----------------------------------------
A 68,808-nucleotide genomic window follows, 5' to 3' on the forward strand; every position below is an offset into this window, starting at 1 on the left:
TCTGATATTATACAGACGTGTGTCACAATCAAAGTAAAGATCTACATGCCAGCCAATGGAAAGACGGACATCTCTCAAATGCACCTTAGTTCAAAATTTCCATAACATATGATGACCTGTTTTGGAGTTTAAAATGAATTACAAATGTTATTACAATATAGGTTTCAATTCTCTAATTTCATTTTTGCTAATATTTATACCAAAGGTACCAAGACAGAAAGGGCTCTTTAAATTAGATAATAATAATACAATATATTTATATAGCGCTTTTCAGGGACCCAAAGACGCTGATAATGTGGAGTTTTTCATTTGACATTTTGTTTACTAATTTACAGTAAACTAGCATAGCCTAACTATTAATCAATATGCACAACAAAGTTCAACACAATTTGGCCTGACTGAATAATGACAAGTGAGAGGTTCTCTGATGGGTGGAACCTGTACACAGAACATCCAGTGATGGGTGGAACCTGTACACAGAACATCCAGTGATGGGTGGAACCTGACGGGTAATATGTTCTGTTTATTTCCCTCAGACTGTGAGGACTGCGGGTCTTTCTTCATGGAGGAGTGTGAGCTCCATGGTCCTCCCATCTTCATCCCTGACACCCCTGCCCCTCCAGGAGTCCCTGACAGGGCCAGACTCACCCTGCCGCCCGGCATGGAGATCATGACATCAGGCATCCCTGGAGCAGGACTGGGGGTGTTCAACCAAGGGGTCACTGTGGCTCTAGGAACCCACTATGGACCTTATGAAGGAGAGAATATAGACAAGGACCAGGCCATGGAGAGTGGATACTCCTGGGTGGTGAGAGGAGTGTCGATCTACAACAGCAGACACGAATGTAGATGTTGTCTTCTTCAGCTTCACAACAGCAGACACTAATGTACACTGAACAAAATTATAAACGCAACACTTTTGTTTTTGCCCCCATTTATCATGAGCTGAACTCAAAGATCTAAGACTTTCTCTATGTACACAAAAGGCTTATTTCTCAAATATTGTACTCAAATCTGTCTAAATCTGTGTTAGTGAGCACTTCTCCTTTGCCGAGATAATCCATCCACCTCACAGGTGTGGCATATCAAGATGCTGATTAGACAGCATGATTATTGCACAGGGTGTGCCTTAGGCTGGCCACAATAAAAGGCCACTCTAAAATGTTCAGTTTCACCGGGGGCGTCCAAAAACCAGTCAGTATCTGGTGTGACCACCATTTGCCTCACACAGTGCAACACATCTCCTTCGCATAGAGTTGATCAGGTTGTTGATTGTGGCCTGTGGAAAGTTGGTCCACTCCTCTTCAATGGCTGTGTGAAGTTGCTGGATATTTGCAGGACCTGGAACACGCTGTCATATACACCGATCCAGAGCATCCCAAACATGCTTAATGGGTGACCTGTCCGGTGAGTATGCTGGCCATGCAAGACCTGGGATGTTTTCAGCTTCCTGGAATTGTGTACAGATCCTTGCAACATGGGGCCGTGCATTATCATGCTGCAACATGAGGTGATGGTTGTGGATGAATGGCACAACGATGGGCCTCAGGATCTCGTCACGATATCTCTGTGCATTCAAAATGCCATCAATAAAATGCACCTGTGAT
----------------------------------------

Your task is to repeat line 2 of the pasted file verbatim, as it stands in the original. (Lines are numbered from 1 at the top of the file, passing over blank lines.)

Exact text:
TCTGATATTATACAGACGTGTGTCACAATCAAAGTAAAGATCTACATGCCAGCCAATGGAAAGACGGACATCTCTCAAATGCACCTTAGTTCAAAATTTCCATAACATATGATGACCTGTTTTGGAGTTTAAAATGAATTACAAATGTTATTACAATATAGGTTTCAATTCTCTAATTTCATTTTTGCTAATATTTATACCAAAGGTACCAAGACAGAAAGGGCTCTTTAAATTAGATAATAATAATACAATATATTTATATAGCGCTTTTCAGGGACCCAAAGACGCTGATAATGTGGAGTTTTTCATTTGACATTTTGTTTACTAATTTACAGTAAACTAGCATAGCCTAACTATTAATCAATATGCACAACAAAGTTCAACACAATTTGGCCTGACTGAATAATGACAAGTGAGAGGTTCTCTGATGGGTGGAACCTGTACACAGAACATCCAGTGATGGGTGGAACCTGTACACAGAACATCCAGTGATGGGTGGAACCTGACGGGTAATATGTTCTGTTTATTTCCCTCAGACTGTGAGGACTGCGGGTCTTTCTTCATGGAGGAGTGTGAGCTCCATGGTCCTCCCATCTTCATCCCTGACACCCCTGCCCCTCCAGGAGTCCCTGACAGGGCCAGACTCACCCTGCCGCCCGGCATGGAGATCATGACATCAGGCATCCCTGGAGCAGGACTGGGGGTGTTCAACCAAGGGGTCACTGTGGCTCTAGGAACCCACTATGGACCTTATGAAGGAGAGAATATAGACAAGGACCAGGCCATGGAGAGTGGATACTCCTGGGTGGTGAGAGGAGTGTCGATCTACAACAGCAGACACGAATGTAGATGTTGTCTTCTTCAGCTTCACAACAGCAGACACTAATGTACACTGAACAAAATTATAAACGCAACACTTTTGTTTTTGCCCCCATTTATCATGAGCTGAACTCAAAGATCTAAGACTTTCTCTATGTACACAAAAGGCTTATTTCTCAAATATTGTACTCAAATCTGTCTAAATCTGTGTTAGTGAGCACTTCTCCTTTGCCGAGATAATCCATCCACCTCACAGGTGTGGCATATCAAGATGCTGATTAGACAGCATGATTATTGCACAGGGTGTGCCTTAGGCTGGCCACAATAAAAGGCCACTCTAAAATGTTCAGTTTCACCGGGGGCGTCCAAAAACCAGTCAGTATCTGGTGTGACCACCATTTGCCTCACACAGTGCAACACATCTCCTTCGCATAGAGTTGATCAGGTTGTTGATTGTGGCCTGTGGAAAGTTGGTCCACTCCTCTTCAATGGCTGTGTGAAGTTGCTGGATATTTGCAGGACCTGGAACACGCTGTCATATACACCGATCCAGAGCATCCCAAACATGCTTAATGGGTGACCTGTCCGGTGAGTATGCTGGCCATGCAAGACCTGGGATGTTTTCAGCTTCCTGGAATTGTGTACAGATCCTTGCAACATGGGGCCGTGCATTATCATGCTGCAACATGAGGTGATGGTTGTGGATGAATGGCACAACGATGGGCCTCAGGATCTCGTCACGATATCTCTGTGCATTCAAAATGCCATCAATAAAATGCACCTGTGAT